Archived from April 5, 2006
I can usually tell when I’m at my most stressed or least happy by the tone of my sarcasm. Friday morning, while stopping by the courthouse in Cumberland County for a story with Jamie, I was cracking wise about the one-legged woman behind us. It was unclear whether the bruises on her neck were violent or … romantic.
I’ve always looked at life cynically. Forever made deeply sarcastic jokes, and I’m aware that occasionally, I can be caustic. But there has always been a line in the sand that is sometimes my head. And that line is jaded.
Yes, I’m comfortable making inappropriate gestures at loud babies in quiet restaurants, and I probably roll my eyes more often than I bestow a genuine smile. That’s all fine with me, as long as I’m still able to be caught breathless by something. As long as there exist some things still capable of levelling me, I know I haven’t lost my last shreds of humility or compassion.
I have wondered lately whether I’ve crossed that line and become jaded. I have hardly flinched at the explosion of cherry blossoms outside the building. I barely registered a reaction at all to being able to walk home in the sun last week.
It was with all this in mind, and enough else to commit to a book someday, that I embarked to Pittsburgh.
It was sunny on Friday, and the windows were down, and we had a pile of good CDs. These are the things that generally provide my surefire resolution to any kind of melancholy. I was smiling by the time the Cathedral popped into view. It had been 18 months since my last trip to the Burgh — the longest span ever.
It was, of course, a therapeutic weekend. A rejuvenating weekend in the sense that I was reminded of life from my old perspectives, from ages 17-21. I remembered that I was more than the sum of the events that I’ve spent the last year getting past.
Yet, there were still wry jokes to be made, and self-deprecations to help me slide past the difficult moments. Maybe it was a sense of intense nostalgia, or simply the tenor of conversation so endemic to most of my trips to Pittsburgh, but even though I felt “better,” I still felt jagged, and difficult.
I don’t like to be vulnerable, and I judge weakness – in others, but mainly in myself – as a character flaw. I’ve created a stone likeness of myself, with not much emotion, but a hell of a sense of humor.
It is rare for something to excavate past all of that, and it generally comes in the form of something – or someone – undaunted and unbelievably good. Honesty and an almost supernatural dose of patient kindness are required before I will expose anything close to softness.
It has always seemed, though, that once that softness comes out, it brims. And while whatever is most directly responsible for the leakage reaps the most benefit, it seeps most everywhere, and everything I touch seems nicer as a result.
After Gus, I confided in a few close friends that I was afraid of suddenly losing what little softness I did have. I could see it turning to steel like that scene in The Terminator. I was comfortable pouring out affection to him, and the dividends paid everyone and everything else off rather nicely. Everyone told me it “normal” to now disregard any kind of empathy for anyone. They said of course I wasn’t supposed to handle listening to everyone else’s stupid problems very well. The problem is, I never really believed them. Cynicism might somehow give way to meanness. Without a safe object for my affection, I worried it would dry up.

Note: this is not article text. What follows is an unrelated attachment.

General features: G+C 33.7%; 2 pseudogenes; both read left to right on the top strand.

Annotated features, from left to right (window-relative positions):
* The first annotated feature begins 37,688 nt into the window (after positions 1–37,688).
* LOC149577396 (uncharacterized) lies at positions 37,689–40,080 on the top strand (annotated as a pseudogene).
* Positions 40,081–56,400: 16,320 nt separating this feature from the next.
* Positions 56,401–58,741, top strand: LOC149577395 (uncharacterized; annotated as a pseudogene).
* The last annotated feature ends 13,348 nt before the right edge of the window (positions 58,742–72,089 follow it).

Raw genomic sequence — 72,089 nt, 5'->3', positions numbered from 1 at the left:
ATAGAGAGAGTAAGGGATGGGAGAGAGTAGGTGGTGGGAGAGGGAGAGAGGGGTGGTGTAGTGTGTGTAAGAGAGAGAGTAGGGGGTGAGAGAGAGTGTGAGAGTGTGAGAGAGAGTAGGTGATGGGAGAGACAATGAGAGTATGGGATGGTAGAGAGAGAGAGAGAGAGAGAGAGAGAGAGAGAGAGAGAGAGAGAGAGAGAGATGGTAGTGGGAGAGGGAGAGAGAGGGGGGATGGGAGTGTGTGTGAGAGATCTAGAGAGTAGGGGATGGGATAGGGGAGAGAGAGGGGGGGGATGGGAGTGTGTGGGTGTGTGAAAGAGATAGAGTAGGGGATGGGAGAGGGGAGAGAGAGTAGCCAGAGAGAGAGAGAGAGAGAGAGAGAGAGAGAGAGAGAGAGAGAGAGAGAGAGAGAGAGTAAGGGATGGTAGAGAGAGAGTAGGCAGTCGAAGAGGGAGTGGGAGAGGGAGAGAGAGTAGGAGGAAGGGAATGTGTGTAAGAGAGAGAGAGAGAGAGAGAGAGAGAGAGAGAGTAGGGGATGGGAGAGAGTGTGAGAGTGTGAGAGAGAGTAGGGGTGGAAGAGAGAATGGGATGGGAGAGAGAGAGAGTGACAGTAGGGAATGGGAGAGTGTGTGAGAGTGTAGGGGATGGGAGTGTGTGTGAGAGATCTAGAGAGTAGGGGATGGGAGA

Waking up on Sunday, Jamie finally committed to adopting a kitten. He’d already chosen a name – the unlikely moniker of a posthumous tyrant – and we were on our way to the animal shelter. We laughed at how ridiculous it would be to call the cat Slobodan Bacon-Claw. Yep. Slobodan. He had already shelled out $7.95 at Petco to have the tag engraved.
We all jumped out of the car and fixated on a tiny black and white lump of fur named Johnny. We laughed when he sat on command (like a dog!), and drove him a little crazy by shaking one of those arts-and-crafts-style wands with streamers on the end. Jamie forked over the adoption fee, and suddenly we were in the car with a cat. And on our way home to Philly.
Slobodan didn’t really like being in a cardboard box. He meowed like mad, and as soon as I half-lifted one of the flaps, he practically bulletted out. So I put him in my lap. Allergies and all.
Within a few moments, I was relaying every precious moment to Jamie, in the hopes that that would keep his eyes on the road, rather than on the kitten. “Oh, Slobodan just wrapped his little paws around my hand!” “Oh, Slobodan is purring!”
I was sneezing, but I was smiling. Really, honestly smiling.
“We might have to change his name after all,” Jamie said. I agreed. He was way too adorable for us to saddle him with our cynicism.
And so we made a list of all terms Pittsburgh-related, from Stanwix and Forbes, to Meyran/Myron [Cope] and Posvar. And the kitten squirmed in my lap while all I could do was coo at him and wonder how in the world this had happened. A kitten, of all things! When I’m a supposed dog person! But the affection was definitely there again. Vibrant and contagious. It was Dave who came up with the winning name. One much cuter, and so much more appropriate: Pierogie.
I’m used to Pittsburgh restoring a little of my faith, and a large sense of my own youth. But I cannot believe that it took a tiny little cat from the Burgh to restore my gushing affection.